New year, new you? All year you have drunk, smoked and eaten way too much, but tomorrow is the 1st of January and at midnight the health fairy will arrive and turn you into an organic, yoga goddess and pillar of good health, right? Wrong!!
‘Transformations’ to good health don’t happen overnight – even if it’s New Year’s Eve. They take a change in lifestyle, a shift in mind set and the gradual development of new healthier habits to replace your old ‘not-so-healthy’ ways.
Does this mean you shouldn’t bother making a New Year’s Resolution? Not necessarily. A new year’s resolution is often great motivation to make some positive changes to your life and people who explicitly set a new year’s resolution are ten times more likely to achieve it than those who don’t. (1)
The key to this success is ensuring you do in fact set an explicit goal as opposed to a whimsical hope. Don’t think of the 1st of January as a definitive point from which you will never repeat your ‘unhealthy’ ways but think of it as the day you will put into action a well thought-out plan to change your lifestyle, shift your mindset and develop new healthy habits.
So get out a piece of paper and let’s get SMART – that is, Specific, Measurable, Achievable, Realistic and within a Timeframe. These are the key components of an explicit goal that lead to success.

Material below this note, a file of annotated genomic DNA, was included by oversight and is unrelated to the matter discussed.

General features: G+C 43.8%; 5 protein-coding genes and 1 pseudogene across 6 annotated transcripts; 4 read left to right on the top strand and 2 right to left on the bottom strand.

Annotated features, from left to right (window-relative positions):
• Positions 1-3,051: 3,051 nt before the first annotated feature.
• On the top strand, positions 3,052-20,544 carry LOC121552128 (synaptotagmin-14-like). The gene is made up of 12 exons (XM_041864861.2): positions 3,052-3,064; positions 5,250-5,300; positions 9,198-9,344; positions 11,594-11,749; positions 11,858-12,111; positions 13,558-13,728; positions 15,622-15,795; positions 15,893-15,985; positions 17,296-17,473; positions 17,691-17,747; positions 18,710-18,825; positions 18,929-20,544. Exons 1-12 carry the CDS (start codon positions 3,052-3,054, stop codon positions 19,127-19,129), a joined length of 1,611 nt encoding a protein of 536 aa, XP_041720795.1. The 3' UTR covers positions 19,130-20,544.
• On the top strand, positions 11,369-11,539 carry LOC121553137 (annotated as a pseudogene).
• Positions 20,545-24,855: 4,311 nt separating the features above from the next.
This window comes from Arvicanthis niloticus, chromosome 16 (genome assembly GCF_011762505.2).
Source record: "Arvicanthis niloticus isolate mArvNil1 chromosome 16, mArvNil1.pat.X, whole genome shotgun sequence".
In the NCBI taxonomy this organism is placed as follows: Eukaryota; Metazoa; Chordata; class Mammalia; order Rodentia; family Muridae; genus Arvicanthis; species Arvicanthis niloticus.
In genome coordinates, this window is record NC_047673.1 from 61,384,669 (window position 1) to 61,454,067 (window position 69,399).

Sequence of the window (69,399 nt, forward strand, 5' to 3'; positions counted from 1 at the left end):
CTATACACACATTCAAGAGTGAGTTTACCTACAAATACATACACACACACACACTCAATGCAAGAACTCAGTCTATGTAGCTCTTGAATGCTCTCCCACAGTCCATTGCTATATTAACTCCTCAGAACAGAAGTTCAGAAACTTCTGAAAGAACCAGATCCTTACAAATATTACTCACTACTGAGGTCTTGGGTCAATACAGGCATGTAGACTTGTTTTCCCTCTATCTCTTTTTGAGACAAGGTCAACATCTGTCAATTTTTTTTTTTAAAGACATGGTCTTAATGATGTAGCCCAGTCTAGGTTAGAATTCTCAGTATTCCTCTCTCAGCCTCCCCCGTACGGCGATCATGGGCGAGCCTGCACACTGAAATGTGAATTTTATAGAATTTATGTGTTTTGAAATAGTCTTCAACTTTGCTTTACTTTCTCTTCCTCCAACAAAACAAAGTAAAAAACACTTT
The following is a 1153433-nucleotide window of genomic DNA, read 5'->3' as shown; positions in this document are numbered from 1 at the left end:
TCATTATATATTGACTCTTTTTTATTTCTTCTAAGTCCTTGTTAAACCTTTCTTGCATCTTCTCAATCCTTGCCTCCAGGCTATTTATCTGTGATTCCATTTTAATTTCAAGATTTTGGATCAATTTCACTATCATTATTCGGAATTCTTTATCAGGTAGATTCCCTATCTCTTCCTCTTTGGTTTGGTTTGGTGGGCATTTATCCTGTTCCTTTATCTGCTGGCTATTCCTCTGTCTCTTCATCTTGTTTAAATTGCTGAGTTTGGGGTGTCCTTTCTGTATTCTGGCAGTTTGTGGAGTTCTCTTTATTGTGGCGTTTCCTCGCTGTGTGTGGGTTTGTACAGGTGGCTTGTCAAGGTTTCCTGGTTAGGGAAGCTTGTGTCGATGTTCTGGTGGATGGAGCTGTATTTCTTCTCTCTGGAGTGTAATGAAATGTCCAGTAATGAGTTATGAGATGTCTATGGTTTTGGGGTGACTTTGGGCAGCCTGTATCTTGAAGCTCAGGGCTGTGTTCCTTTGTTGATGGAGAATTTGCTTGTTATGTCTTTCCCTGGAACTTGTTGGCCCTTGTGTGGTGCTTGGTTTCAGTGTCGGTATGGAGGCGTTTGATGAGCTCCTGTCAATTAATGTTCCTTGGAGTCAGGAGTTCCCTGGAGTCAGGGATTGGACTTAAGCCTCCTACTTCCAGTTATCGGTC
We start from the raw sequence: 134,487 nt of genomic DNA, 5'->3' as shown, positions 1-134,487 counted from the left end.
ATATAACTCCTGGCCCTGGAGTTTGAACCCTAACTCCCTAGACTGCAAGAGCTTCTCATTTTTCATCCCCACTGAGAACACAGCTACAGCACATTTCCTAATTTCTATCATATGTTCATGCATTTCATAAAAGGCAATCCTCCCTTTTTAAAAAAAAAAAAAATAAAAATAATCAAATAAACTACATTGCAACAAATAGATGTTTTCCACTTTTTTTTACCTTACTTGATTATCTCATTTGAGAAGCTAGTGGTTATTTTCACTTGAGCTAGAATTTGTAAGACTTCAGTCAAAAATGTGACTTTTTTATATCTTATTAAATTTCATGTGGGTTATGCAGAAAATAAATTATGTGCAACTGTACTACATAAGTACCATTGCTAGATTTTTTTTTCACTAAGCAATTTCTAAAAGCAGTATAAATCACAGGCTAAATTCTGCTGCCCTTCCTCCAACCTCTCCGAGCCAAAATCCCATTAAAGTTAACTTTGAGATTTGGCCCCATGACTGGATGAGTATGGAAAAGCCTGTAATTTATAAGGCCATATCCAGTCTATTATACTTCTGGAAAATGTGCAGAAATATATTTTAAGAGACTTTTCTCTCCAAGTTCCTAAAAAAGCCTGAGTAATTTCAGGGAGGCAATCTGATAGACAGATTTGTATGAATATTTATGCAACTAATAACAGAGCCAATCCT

Be Specific: Rather than simply resolving to ‘lose weight,’ ‘be healthy, ’‘get fit,’ or ‘eat better,’ decide exactly what you want to achieve, how you are going to achieve it, and, why it is important to you. Does “getting fit” mean you will be able to run a marathon or bench press 100kg? If you plan to lose weight, will you change your diet, your exercise levels or both?
Make it Measurable: Adding a quantifiable element to your resolution will allow you to track your progress. If ‘weight loss’ is you ultimate goal, think beyond the numbers on the scale. Try taking measurements of your waist, thighs, and upper arm; use the notches on your belt; or how well your clothes fit. Also include nutrition and fitness goals within your weight loss plan. Even if the numbers on the scale haven’t changed much, if you can see you have increased the number of push-ups you can do, or how long you can run for without stopping, you will know you are making progress and will have incentive to keep going.
Is it Achievable? Don’t sabotage yourself – consider your resources, time, support and the amount of effort that will be required to achieve your goals. Running 20km five times a week might be a great goal, but for most of us this simply isn’t achievable.
Keep in mind your strengths and weaknesses, and reward yourself when you achieve goals and milestones (not with food or other counterproductive activity) and have an action plan set for when you come across hurdles.
Be Realistic: about what you are going to achieve and how long it will take to achieve it – a healthy lifestyle is not a race. Don’t set yourself up for failure by depriving yourself of the things you love – it’s OK to have chocolate on occasions, just not the whole block.
Set the Timeframe – remember you want to make long term, sustainable changes to achieve your resolution and a healthy lifestyle. Setting goals and milestones to achieve at regular intervals will help keep you on track.
Visit The Kids Menu for more on SMART goal setting